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High winds across Bristol Bay knock out power and usher in subzero wind chills

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Katherine Andrew
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The National Weather Service issued a wind chill advisory until Tuesday morning for interior Bristol Bay, including Koliganek, New Stuyahok and as far south as King Salmon. The wind chill could drop as low as 45 degrees below zero in some places.

Strong winds swept across Bristol Bay in the first days of the new year, knocking power out across the region and ushering in frigid temperatures. Wind gusts above 60 mph have been recorded in communities around the region.

The National Weather Service issued a wind chill advisory until Tuesday morning for interior Bristol Bay, including Koliganek, New Stuyahok and as far south as King Salmon. The wind chill could drop as low as 45 degrees below zero in some places.

Snow billowed across Aleknagik Lake, creating deep drifts in some places and exposing bare ice in others.

Katherine Andrew lives on Hyak Island, and she didn’t leave the house for two days after the wind picked up over the weekend. She said she could hear spruce trees falling on Sunday night.

“This morning when I woke up and I looked out on the lake, I could tell that some people’s belongings had blown into either the lake or onto the ice,” she said.

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Credit Brian Venua
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Dillingham's boat harbor. January 2022.

That included her father’s sled.

“I asked my dad, ‘Is that your sled way out there in the middle?’ He said that was his, and that he was going to get it," Andrew said, laughing. "Yeah, my tarp’s probably gone.”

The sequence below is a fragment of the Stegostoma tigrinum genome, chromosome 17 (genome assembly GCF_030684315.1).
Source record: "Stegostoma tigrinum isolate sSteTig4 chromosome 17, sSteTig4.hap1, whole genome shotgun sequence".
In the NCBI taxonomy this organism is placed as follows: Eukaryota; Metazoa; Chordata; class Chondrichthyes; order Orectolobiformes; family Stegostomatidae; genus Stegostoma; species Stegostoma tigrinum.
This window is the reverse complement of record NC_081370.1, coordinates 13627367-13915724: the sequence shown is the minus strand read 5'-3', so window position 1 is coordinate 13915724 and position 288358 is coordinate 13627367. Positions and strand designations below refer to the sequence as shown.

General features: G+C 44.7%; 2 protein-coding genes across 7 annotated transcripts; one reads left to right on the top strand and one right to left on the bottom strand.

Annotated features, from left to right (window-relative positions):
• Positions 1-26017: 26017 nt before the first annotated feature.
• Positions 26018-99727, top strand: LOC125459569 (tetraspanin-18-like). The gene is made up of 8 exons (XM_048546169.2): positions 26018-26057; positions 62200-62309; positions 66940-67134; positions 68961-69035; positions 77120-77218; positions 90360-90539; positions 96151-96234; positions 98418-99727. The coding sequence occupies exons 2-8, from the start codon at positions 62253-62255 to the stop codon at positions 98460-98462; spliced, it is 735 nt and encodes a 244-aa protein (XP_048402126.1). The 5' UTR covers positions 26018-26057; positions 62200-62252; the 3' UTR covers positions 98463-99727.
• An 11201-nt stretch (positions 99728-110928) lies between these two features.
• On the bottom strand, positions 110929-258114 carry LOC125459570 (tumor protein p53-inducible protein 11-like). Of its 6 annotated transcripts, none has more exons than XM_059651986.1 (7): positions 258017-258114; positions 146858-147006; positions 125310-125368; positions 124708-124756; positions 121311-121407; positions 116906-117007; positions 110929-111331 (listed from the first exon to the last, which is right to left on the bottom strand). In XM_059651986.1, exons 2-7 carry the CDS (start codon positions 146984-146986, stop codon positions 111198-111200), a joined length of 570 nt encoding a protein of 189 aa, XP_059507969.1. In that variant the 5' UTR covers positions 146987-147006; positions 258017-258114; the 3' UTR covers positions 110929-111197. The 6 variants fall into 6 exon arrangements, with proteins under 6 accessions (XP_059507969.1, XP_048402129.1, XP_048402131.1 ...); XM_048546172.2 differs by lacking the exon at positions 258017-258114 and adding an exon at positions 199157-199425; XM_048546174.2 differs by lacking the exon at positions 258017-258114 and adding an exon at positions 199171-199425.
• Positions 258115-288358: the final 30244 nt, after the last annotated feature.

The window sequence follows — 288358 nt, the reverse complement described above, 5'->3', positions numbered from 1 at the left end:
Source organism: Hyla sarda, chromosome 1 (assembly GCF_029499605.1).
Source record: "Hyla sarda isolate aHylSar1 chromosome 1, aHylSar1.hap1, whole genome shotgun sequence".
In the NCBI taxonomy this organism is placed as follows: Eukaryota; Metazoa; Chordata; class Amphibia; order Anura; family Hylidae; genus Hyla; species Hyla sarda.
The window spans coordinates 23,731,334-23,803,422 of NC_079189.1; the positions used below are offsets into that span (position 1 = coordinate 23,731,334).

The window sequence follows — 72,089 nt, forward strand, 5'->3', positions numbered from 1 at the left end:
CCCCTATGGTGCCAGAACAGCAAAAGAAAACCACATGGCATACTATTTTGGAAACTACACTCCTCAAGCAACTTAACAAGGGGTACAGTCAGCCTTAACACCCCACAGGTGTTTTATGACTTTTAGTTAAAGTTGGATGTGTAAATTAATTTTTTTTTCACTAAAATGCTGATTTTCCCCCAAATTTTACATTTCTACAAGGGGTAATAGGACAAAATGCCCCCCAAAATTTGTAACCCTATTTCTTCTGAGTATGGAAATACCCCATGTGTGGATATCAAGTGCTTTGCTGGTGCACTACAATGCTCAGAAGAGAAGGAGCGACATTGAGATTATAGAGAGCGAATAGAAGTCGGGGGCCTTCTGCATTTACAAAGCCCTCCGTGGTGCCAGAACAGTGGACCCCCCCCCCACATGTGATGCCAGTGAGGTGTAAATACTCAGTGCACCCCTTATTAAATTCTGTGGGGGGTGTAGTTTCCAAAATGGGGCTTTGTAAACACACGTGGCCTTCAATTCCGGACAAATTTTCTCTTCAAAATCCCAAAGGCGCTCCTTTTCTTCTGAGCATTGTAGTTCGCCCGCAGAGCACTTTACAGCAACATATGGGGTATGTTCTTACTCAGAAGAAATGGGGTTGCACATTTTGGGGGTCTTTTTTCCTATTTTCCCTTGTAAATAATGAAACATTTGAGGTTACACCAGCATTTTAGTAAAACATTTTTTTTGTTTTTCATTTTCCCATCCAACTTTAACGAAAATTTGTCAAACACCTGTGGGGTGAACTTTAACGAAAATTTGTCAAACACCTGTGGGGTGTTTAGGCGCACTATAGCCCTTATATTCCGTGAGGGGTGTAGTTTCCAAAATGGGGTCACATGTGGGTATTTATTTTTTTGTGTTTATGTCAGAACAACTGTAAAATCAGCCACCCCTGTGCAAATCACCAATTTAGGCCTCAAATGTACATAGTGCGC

About 30 miles away, the community of Clark’s Point had peak winds of up to 66 mph on Sunday.

Fire Chief Steve Aikins said internet and landlines from the regional utility, Nushagak Cooperative, have been out since Sunday.

“We’re just experiencing extremely high winds, and we’re just knocking on wood that we still have power and we still have our water plant working," he said. "I haven’t heard anybody out driving around cause it’s just dangerous.”

Alaska Energy Authority usually provides remote technical support to the community’s power plant, but it can’t without internet. And with winds this strong, as of Monday afternoon, people haven't been able to fly in to help fix the problems.

“A GCI crew tried to come down here and do stuff — they’re the subcontractors for GCI — and I don’t think they’ll make it,” Aikins said.

University of Alaska Fairbanks climate specialist Rick Thoman said the winds are the result of the difference between very strong high pressure along the North Slope and low pressure in the Gulf of Alaska, combined with the cold temperatures of the interior.

“That cold air, as it moves south, actually gets accelerated as it bumps up against the Wood River Mountains and is moving south," Thoman explained. "That actually causes the air to pick up speed. And that's why winds have been so strong over the last couple of days in the region.”

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NWS Anchorage tweeted this update on Sunday, Jan. 2 at 8:01 p.m.

The National Weather Service reported peak winds of 66 miles per hour in Dillingham. Those high winds knocked the power out across the area Saturday evening, and some residents didn’t have reliable power until Monday morning. 

Nushagak Cooperative said the entire system went down on Saturday evening, and power was restored intermittently throughout Sunday. In an update around 3:30 a.m. Monday morning it said that power was restored throughout the service area. If you are still experiencing an outage, call Nushagak at 907-842-5251.

The winds are expected to decrease after Monday. It’s not as cold as it was in November, continuing winds will keep temperatures down throughout the week.

Correction: Clark's Point experienced peak winds of up to 66 mph on Sunday, not 67 mph.

Contact the author at izzy@kdlg.org or 907-842-2200.

Izzy Ross is the news director at KDLG, the NPR member station in Dillingham. She reports, edits, and hosts stories from around the Bristol Bay region, and collaborates with other radio stations across the state.